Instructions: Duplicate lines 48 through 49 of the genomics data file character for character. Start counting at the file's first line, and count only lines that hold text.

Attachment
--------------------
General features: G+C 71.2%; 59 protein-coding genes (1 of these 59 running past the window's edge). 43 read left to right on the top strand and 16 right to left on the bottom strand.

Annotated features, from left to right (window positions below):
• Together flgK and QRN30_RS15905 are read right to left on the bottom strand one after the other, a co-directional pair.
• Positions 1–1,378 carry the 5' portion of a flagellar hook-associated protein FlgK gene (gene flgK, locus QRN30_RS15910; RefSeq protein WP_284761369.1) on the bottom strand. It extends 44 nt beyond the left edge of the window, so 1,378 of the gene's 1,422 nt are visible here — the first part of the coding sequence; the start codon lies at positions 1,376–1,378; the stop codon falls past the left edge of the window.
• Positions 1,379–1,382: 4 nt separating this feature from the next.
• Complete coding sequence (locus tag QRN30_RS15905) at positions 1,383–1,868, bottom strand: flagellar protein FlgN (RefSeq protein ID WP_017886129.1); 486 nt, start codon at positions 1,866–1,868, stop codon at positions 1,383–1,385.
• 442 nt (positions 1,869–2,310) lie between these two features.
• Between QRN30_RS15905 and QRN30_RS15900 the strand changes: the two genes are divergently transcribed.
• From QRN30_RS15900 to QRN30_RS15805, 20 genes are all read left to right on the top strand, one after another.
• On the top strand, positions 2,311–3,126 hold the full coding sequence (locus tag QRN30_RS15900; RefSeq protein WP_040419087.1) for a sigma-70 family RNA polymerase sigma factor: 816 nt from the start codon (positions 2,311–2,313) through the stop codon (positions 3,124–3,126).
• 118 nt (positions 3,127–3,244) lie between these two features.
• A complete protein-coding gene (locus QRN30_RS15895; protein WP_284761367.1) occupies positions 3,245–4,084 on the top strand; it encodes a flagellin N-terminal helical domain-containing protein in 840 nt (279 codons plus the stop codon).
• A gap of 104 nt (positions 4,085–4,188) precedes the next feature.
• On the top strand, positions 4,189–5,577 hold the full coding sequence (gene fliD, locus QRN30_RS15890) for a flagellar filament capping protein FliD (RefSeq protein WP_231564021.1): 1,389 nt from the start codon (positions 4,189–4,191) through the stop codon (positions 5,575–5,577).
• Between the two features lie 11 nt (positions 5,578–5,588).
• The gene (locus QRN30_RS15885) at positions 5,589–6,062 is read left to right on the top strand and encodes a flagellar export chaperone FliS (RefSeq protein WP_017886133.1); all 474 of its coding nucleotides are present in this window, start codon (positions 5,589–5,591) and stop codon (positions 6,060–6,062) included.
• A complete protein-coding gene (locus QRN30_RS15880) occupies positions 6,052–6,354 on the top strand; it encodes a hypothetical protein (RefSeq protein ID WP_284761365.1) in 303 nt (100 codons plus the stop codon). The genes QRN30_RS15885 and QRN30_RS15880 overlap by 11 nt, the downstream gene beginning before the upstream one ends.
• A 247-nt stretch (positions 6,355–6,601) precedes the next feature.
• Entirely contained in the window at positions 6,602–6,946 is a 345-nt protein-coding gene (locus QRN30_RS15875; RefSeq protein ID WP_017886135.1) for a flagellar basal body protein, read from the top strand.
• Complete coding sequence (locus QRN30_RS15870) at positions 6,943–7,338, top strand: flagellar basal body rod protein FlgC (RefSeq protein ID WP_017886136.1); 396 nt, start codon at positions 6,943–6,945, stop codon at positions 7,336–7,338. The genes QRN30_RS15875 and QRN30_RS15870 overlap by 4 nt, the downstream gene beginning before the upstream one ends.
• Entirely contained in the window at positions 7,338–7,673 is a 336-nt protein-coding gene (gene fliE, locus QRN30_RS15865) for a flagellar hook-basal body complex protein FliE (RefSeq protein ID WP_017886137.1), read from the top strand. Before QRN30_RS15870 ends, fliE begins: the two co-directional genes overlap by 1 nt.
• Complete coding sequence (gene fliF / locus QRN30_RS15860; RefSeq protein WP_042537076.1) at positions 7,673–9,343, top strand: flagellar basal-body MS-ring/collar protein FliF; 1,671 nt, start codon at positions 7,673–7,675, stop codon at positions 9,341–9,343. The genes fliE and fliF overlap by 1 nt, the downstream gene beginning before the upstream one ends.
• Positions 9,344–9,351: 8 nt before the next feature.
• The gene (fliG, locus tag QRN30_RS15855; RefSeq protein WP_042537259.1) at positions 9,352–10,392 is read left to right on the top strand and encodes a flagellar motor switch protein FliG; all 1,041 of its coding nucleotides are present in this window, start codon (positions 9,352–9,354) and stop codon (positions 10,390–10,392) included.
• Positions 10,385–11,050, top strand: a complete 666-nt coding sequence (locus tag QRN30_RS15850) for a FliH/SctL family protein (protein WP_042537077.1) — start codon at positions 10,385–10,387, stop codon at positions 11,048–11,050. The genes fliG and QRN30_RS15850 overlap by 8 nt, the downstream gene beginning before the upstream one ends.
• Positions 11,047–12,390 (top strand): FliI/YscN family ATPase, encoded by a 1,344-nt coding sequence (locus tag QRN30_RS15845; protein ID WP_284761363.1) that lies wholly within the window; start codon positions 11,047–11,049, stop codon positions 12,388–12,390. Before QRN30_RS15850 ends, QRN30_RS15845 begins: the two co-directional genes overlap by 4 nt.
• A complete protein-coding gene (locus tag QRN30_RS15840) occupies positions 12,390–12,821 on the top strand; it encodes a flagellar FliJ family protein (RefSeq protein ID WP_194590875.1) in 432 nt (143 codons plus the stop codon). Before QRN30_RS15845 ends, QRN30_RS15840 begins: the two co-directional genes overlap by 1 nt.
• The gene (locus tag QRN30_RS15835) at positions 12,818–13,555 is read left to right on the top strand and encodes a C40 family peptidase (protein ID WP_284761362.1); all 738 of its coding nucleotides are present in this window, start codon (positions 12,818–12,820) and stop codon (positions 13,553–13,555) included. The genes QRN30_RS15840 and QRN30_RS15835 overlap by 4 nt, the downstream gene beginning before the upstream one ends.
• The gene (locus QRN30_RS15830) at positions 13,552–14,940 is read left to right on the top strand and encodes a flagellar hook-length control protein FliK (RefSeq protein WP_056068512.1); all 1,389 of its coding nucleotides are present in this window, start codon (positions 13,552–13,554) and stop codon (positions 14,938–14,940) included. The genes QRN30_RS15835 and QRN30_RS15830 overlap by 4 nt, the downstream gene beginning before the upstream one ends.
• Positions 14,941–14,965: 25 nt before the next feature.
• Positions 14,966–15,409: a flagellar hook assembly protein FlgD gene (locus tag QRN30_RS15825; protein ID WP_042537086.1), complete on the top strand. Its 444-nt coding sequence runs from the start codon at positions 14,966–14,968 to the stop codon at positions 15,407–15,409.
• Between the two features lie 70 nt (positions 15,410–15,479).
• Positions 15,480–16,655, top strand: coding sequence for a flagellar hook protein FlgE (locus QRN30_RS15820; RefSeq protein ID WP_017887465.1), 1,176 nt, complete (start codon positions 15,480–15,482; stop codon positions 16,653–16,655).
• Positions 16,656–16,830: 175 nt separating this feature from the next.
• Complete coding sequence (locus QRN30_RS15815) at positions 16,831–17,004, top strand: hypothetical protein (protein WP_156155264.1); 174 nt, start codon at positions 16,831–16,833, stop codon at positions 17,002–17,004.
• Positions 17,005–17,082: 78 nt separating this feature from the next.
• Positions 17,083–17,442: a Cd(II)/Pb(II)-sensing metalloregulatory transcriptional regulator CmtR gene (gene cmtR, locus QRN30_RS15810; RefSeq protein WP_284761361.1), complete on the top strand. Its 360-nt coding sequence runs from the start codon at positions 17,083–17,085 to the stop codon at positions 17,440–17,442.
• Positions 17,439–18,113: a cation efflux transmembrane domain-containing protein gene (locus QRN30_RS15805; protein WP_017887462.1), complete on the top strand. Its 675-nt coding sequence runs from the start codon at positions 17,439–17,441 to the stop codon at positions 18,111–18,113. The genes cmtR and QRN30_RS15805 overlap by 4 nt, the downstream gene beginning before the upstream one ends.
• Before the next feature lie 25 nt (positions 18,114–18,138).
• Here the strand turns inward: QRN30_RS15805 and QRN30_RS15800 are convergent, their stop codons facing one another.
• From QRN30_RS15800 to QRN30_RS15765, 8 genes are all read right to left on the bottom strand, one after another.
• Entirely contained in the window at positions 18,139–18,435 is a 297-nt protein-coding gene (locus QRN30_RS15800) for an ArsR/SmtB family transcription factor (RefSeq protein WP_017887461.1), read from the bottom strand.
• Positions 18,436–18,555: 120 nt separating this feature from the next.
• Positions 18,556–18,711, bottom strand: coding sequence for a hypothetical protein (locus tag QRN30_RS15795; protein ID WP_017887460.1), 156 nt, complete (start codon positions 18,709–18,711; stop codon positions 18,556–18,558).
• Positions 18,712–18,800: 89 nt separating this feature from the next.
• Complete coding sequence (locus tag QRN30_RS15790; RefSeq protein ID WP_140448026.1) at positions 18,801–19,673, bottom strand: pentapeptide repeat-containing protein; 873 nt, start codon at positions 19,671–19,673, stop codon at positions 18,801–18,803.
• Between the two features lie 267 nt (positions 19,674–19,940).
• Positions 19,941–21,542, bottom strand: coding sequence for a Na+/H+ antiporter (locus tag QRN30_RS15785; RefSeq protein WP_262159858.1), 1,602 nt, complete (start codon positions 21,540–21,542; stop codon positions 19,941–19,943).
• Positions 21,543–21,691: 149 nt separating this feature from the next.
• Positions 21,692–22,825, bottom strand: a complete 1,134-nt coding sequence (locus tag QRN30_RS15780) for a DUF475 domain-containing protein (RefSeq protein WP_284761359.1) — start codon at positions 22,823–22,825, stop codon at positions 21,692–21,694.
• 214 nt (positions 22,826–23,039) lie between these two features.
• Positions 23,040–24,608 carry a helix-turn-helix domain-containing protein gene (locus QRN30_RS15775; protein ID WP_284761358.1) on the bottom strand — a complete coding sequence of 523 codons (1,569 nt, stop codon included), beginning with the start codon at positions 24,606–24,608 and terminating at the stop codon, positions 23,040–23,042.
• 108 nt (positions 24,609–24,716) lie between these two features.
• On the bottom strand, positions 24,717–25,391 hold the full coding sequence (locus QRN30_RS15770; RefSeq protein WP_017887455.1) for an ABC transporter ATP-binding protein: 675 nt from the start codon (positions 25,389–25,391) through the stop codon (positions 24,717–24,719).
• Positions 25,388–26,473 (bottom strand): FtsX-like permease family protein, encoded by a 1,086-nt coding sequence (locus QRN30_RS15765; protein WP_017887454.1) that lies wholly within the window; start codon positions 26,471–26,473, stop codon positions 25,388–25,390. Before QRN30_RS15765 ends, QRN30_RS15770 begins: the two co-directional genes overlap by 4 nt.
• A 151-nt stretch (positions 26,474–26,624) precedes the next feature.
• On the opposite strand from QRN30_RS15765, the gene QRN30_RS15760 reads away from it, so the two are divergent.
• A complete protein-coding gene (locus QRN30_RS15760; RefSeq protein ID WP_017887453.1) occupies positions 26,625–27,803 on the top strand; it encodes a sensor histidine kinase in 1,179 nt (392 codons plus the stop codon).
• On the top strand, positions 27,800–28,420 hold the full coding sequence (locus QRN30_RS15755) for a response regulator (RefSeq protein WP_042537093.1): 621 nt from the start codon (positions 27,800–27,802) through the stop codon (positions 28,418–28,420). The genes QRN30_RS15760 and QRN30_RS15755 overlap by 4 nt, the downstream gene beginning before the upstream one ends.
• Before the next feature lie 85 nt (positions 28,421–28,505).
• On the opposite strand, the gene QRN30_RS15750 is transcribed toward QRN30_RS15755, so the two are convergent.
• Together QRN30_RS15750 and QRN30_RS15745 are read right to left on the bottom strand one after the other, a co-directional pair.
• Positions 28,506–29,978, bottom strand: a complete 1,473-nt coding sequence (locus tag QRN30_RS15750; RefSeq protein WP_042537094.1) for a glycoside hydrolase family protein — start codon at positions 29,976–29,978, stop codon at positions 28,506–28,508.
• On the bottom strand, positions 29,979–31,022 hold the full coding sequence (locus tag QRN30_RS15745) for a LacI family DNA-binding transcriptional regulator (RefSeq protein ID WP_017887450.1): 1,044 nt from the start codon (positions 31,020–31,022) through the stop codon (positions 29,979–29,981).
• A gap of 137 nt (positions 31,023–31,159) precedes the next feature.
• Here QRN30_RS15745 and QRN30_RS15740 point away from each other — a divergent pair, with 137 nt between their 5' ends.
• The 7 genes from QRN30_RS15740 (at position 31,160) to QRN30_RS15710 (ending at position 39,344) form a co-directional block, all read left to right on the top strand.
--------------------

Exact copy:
• Positions 19,941–21,542, bottom strand: coding sequence for a Na+/H+ antiporter (locus tag QRN30_RS15785; RefSeq protein WP_262159858.1), 1,602 nt, complete (start codon positions 21,540–21,542; stop codon positions 19,941–19,943).
• Positions 21,543–21,691: 149 nt separating this feature from the next.